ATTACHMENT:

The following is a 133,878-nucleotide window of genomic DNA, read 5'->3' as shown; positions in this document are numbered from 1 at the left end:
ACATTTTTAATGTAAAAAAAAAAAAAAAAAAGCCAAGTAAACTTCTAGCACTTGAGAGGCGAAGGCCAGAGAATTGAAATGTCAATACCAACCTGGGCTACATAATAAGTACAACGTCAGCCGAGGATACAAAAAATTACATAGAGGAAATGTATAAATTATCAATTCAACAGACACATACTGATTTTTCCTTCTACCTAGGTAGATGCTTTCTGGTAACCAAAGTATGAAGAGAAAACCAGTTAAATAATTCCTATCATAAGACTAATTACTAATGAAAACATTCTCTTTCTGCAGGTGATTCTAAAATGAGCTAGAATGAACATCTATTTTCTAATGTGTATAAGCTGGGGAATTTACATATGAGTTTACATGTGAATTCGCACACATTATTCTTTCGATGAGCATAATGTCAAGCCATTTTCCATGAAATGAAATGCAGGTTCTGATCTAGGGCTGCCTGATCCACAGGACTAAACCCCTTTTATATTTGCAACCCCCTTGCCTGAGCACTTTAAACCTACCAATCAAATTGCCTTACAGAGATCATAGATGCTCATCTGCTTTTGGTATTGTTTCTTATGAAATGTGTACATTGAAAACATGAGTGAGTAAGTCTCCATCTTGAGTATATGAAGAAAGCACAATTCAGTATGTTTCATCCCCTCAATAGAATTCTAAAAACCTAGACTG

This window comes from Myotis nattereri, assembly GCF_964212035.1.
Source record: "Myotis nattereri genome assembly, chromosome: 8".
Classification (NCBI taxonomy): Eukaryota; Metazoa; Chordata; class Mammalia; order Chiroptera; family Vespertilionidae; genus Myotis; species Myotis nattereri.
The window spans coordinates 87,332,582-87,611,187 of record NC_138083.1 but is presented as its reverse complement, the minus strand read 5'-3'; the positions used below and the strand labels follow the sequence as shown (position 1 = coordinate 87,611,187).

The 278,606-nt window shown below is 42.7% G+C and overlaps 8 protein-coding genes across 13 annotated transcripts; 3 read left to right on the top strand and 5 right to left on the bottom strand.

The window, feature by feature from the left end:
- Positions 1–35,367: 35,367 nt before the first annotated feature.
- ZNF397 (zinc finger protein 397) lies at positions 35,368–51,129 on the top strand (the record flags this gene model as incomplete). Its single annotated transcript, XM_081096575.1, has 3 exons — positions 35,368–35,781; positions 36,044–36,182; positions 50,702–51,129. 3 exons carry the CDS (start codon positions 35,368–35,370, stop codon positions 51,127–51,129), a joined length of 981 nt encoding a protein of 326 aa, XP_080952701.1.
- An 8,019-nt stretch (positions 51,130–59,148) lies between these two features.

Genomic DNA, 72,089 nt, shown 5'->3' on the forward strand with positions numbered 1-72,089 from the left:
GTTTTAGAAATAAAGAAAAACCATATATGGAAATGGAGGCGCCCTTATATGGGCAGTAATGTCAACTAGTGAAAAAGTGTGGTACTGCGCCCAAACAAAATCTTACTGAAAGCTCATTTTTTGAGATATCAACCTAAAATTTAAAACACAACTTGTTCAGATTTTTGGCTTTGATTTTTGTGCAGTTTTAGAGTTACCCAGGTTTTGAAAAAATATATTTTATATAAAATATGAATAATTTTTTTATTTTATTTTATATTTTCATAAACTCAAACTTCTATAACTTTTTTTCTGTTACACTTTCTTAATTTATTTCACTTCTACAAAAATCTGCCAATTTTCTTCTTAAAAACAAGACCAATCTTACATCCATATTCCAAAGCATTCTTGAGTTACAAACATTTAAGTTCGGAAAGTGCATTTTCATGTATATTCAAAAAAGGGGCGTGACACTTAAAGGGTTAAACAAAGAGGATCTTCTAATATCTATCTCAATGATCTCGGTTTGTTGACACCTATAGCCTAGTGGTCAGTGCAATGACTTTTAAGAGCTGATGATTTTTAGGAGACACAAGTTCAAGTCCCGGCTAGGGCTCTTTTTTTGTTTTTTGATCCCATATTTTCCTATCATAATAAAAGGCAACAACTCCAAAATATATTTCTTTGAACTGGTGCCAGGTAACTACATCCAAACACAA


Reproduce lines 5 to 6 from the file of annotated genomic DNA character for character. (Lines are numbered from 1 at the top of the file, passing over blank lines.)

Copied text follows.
Classification (NCBI taxonomy): Eukaryota; Metazoa; Chordata; class Mammalia; order Chiroptera; family Vespertilionidae; genus Myotis; species Myotis nattereri.
The window spans coordinates 87,332,582-87,611,187 of record NC_138083.1 but is presented as its reverse complement, the minus strand read 5'-3'; the positions used below and the strand labels follow the sequence as shown (position 1 = coordinate 87,611,187).